Warm water temperatures may directly and indirectly cause mortality of fishes. Wagner et al. (2001) assessed the thermal tolerances of four subspecies of Cutthroat Trout Oncorhynchus clarkii spp., one of which was a population of Yellowstone Cutthroat Trout that had hybridized with Bonneville Cutthroat Trout Oncorhynchus clarkii utah and Rainbow Trout. They reported the lethal temperature was 24.1°C. Wagner et al. (2001) also assessed the thermal tolerance of Snake River Fine-Spotted Cutthroat Trout Oncorhynchus clarkii behnkei. The taxonomy of Snake River Fine-Spotted Cutthroat Trout and Yellowstone Cutthroat Trout has not been resolved, but fisheries biologists generally consider them to be the same subspecies in Idaho (Leary et al. 1987; but also see Sigler and Zoroban 2018). Wagner et al. (2001) reported the lethal temperature for Snake River Fine-Spotted Cutthroat Trout as 23.5°C. Water temperatures in Fall Creek (max = 19.7°C) did not reach the likely lethal temperature for Yellowstone Cutthroat Trout. However, temperatures were well beyond their optimal temperatures of 4.5–15.5°C (Gresswell 1995) and we deliberately selected Fall Creek for this study because it experiences unusually warm water temperatures for the subspecies based on comprehensive surveys in Idaho (K. Meyer, Idaho Department of Fish and Game, unpublished data; Meyer et al. 2006).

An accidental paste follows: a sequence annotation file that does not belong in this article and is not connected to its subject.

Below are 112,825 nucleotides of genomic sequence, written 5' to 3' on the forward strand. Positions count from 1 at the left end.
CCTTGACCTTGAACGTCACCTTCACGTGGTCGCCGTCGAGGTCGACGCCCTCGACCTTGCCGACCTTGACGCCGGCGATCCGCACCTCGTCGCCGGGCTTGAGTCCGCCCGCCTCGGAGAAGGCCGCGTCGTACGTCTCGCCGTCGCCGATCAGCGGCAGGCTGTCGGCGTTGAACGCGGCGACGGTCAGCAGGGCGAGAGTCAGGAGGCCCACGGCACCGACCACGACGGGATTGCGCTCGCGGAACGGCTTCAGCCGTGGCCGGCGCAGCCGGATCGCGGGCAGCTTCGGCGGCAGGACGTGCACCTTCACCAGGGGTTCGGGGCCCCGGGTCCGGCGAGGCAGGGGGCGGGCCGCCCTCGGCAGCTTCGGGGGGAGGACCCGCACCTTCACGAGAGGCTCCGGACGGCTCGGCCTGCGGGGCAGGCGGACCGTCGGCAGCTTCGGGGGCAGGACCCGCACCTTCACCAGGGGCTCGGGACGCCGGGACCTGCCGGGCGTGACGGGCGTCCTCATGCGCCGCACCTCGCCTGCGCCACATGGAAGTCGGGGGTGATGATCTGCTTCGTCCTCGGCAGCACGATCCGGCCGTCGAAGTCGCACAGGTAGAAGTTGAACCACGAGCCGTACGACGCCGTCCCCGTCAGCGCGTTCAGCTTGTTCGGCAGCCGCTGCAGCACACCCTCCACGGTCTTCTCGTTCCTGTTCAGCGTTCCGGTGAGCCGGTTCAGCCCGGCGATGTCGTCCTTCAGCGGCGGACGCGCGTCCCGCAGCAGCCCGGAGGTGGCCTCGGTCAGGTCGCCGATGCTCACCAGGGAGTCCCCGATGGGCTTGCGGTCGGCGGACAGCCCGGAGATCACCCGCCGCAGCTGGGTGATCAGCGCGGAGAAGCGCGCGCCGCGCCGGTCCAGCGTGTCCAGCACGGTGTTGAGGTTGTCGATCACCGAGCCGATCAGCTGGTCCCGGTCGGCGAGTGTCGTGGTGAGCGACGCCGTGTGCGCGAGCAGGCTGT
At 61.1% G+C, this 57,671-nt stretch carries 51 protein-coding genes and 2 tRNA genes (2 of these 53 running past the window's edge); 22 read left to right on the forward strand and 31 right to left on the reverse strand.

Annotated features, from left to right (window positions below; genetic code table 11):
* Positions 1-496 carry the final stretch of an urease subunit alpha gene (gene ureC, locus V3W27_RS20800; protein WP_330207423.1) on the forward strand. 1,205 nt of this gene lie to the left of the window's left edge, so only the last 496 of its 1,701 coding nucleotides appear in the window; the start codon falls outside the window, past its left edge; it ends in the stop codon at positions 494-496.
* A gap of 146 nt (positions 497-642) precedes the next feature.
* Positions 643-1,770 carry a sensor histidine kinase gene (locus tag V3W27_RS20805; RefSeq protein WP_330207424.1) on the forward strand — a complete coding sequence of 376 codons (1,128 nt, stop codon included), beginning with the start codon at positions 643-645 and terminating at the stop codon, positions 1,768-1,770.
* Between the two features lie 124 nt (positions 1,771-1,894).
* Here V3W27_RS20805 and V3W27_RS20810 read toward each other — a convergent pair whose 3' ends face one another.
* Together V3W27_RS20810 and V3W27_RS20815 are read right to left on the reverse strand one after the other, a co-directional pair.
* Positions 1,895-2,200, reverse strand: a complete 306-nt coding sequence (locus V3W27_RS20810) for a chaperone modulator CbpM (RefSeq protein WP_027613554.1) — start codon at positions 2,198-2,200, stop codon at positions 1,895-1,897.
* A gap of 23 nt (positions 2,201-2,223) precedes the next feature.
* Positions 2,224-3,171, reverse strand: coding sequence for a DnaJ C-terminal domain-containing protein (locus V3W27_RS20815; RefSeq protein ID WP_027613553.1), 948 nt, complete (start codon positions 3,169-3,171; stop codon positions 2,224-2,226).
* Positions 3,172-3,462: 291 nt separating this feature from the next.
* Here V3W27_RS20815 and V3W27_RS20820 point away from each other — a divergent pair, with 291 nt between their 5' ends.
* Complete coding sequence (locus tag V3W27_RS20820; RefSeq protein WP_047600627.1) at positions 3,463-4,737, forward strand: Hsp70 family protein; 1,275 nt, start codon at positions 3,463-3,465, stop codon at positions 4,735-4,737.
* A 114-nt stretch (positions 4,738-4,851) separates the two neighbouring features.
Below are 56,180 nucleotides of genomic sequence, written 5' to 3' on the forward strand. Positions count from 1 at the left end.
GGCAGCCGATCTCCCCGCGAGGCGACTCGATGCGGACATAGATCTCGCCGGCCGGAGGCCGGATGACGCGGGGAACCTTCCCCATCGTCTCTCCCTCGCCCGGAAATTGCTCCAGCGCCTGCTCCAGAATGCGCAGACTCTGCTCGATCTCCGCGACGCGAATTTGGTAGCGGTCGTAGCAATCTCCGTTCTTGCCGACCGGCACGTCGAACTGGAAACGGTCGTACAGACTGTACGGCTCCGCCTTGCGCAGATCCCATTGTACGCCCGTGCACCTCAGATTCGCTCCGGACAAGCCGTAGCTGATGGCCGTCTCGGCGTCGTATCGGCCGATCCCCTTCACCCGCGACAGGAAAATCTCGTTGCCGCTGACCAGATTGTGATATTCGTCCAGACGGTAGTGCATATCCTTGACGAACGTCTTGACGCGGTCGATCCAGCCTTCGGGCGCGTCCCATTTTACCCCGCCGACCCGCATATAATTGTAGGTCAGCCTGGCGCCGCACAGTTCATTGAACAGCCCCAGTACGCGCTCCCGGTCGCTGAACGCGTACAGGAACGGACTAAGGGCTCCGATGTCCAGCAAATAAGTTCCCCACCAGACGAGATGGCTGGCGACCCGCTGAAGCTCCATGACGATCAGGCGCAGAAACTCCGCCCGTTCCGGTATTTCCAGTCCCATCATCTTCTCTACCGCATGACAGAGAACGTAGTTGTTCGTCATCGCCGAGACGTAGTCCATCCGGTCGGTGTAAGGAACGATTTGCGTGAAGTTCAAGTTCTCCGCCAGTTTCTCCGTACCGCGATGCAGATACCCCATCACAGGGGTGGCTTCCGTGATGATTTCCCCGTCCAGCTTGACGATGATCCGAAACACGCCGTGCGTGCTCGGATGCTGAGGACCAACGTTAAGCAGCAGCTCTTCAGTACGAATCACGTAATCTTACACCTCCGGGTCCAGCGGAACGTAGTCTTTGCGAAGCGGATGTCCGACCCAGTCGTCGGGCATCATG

Few studies have explicitly evaluated the effect of air exposure at high water temperatures. Gale et al. (2011) assessed the influence of water temperature and air exposure on Sockeye Salmon Oncorhynchus nerka from the Fraser River, British Columbia, during a period of relatively high water temperatures (13–21°C). They caught fish and then assigned an exercise treatment: 1) “handling only”, 2) “capture” which included 3 min of chasing, or 3) “capture plus air exposure” which included 3 min of chasing followed by 1 min of air exposure. They observed no significant effect on mortality, regardless of air exposure or exercise. In our study, we caught and released fish during a period of high water temperatures for the subspecies, but air exposure had no effect on mortality. One explanation for high survival may be that fish had an opportunity to “recover” when temperatures cooled at night. Johnstone and Rahel (2003) observed 100% mortality of Bonneville Cutthroat Trout exposed to constant high temperatures (≥ 25°C), but observed no mortality in fish exposed to water temperatures cycled between 10 and 20°C or 16 and 26°C. These results suggest that mortality may be reduced when temperatures cycle, fish have access to cold-water refugia, or both.